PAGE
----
Indian software product companies have started drilling some holes in the Chinese IT wall. Companies like Srishti Software, a Bangalore-based healthcare IT product company, is close to signing an agreement to implement its solutions in 19 hospitals in China. Pune-based internet security firm Quick Heal Technologies has also nestled itself firmly in China since 2007, exploiting the market through its channel partners. Deriving confidence from such developments, more Indian software product firms are expected to set foot in the Communist country shortly.
The Chinese government has made massive investments in the areas of information and communication technologies. According to IDC, China’s IT market size was $119.3 billion in 2011, recording a growth of 20.5%. It is estimated that it would record a CAGR of 16.5% growing to $220 billion by 2015.
Suchet Singh, head — strategic business unit (healthcare), Srishti Software, says the Chinese market does not have many mature homegrown product companies, which provides them an advantage.
In China, the healthcare segment is completely state-controlled and the presence of private players is miniscule, but the government is keen on implementing various technologies providing an opportunity for companies like Srishti Software. The IT healthcare segment in China is expected to record a CAGR of 20% in the next four years.
The Pune-headquartered Quick Heal Technologies has also made its presence felt in the Chinese market. Abhijit Jorvekar, vice-president — sales and marketing, Quick Heal Technologies, says that the size of the Chinese market is an attractive proposition given that it has a large base of consumers having access to the internet. The security software market in China is estimated at around $300 million annually growing in excess of 10%, which is higher than the global average.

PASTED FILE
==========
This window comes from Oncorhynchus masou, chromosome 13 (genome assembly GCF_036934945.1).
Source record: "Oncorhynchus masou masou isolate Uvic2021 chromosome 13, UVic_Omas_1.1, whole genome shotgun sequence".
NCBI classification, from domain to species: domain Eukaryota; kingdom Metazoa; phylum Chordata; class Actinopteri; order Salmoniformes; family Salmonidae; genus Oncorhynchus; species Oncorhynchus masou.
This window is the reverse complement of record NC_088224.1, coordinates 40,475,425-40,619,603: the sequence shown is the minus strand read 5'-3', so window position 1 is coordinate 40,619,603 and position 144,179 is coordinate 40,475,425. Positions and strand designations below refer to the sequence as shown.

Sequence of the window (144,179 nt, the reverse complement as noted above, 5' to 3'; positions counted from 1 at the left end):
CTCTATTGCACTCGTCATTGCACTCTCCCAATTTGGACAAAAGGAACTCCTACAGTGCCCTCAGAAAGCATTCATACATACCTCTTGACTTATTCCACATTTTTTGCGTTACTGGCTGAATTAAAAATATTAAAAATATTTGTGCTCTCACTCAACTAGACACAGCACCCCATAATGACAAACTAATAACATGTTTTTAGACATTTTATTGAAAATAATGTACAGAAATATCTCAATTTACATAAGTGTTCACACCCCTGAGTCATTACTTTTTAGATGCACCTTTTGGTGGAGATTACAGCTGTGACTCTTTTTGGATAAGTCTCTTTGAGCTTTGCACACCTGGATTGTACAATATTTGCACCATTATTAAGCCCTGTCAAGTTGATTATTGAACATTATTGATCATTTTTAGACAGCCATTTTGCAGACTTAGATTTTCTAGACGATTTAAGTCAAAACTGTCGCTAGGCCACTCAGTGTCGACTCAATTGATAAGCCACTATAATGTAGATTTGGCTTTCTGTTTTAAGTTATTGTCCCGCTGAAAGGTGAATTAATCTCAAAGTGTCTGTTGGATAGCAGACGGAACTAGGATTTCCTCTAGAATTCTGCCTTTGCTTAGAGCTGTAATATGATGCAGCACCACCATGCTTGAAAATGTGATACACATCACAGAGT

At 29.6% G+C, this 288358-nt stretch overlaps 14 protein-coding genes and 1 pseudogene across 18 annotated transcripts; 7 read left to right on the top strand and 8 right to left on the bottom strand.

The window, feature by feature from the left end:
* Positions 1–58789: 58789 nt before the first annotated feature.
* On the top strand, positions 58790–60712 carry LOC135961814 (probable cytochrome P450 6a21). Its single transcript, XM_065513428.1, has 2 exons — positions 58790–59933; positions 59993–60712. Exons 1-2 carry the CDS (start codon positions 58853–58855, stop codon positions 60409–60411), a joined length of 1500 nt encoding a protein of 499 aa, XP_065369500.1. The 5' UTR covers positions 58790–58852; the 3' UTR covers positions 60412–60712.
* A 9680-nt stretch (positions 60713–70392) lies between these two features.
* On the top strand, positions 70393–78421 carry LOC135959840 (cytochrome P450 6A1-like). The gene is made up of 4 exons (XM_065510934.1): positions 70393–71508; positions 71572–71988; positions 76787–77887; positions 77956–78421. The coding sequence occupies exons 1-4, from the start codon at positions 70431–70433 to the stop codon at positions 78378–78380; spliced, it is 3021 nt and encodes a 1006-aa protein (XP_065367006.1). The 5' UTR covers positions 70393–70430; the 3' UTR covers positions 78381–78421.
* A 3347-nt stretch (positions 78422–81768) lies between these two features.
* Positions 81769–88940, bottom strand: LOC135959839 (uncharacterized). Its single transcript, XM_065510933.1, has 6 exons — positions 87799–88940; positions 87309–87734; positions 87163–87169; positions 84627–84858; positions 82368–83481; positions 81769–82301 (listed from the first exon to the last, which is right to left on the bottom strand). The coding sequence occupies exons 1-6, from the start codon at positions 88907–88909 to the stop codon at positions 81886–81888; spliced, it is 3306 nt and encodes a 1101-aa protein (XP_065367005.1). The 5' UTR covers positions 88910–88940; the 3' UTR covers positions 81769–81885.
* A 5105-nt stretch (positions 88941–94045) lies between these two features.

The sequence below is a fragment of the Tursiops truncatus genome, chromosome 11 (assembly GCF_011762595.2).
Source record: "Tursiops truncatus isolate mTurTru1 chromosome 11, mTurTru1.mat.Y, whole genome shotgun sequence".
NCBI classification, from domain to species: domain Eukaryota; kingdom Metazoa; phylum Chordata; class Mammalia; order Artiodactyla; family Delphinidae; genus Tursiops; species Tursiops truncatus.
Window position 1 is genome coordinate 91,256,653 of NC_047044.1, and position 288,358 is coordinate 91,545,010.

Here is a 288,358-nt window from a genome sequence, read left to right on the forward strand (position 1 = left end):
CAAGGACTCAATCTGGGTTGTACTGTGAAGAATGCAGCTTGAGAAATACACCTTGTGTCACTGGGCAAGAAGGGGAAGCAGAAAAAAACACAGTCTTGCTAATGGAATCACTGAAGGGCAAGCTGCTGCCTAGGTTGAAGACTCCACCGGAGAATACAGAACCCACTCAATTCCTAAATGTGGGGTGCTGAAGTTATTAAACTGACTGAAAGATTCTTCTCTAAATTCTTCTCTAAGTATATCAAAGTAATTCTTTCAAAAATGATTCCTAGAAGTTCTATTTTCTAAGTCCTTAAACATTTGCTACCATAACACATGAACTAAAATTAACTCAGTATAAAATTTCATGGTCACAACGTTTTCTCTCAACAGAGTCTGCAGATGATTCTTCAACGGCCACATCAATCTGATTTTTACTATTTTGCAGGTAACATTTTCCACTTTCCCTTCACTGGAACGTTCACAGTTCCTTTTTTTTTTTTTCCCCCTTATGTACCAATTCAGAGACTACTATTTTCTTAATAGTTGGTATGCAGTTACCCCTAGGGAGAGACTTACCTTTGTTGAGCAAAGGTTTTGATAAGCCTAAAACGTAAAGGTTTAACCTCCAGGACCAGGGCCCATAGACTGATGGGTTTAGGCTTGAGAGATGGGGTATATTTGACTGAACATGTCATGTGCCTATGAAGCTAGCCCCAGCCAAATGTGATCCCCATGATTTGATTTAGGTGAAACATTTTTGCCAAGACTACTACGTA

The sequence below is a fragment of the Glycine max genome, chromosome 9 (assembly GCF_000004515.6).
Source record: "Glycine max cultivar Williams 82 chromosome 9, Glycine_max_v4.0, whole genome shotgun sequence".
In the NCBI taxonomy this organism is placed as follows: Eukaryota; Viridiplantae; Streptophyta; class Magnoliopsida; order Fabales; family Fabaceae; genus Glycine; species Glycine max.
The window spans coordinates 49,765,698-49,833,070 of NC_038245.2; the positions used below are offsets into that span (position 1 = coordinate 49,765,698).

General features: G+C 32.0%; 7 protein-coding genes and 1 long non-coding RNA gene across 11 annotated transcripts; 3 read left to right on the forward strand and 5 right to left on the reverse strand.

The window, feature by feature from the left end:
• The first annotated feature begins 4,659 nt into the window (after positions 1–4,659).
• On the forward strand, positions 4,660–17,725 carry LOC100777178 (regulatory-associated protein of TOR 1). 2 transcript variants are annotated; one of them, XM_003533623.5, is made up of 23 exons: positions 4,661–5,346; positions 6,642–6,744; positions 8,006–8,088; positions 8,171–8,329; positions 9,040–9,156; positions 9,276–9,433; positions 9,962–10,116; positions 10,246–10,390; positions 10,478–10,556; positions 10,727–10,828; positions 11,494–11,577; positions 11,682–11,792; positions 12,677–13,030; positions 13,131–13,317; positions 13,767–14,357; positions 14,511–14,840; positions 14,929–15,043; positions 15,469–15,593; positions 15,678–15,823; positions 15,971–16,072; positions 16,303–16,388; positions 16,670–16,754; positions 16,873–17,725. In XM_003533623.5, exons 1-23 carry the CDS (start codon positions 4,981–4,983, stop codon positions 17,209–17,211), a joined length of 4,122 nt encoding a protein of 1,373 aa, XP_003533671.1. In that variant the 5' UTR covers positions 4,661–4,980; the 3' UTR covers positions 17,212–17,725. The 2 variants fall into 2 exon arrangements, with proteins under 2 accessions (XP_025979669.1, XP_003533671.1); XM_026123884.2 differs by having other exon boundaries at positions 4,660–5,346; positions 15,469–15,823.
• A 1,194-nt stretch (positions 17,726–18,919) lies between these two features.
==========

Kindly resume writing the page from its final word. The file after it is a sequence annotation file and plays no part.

Given the challenges of establishing a foothold in the Chinese market, many of these companies prefer to focus on more developed areas of the country like the coastal region and its other principalities like Hong Kong and Macau.
TR Madan Mohan, managing partner, Browne & Mohan, a management consulting company, says, “Product market understanding of the Chinese market is limited and smaller companies prefer to look at online players or hosted platforms to limit risk and exposure. Indian IT bodies will have to support these firms better. Currently they are just focussed on the US.”
In the case of Srishti, it took about two years before they could even bag their first order in China and this has a lot to do in trying to understand their mindset and culture. There have been cases of companies which have had long-term presence in the Chinese market, but are yet to make any headway. Many find the Chinese market to be extremely deadline focused and not very consultant oriented in decision making.
Jorvekar says that the Chinese market is highly price sensitive and hyper competitive, adding, “everybody wants to be there, but we have to get the right strategy for the market.” In the case of Quick Heal, piracy in China remains a major area of concern so they have to identify the right partners while expanding into this market.
There is also the problem of language. Given that country’s proficiency with English is quite low, it becomes imperative for these product companies to highly localise their solutions. Singh says “since their (Chinese) comprehension of English is not very good, we translate even common medical terms.”
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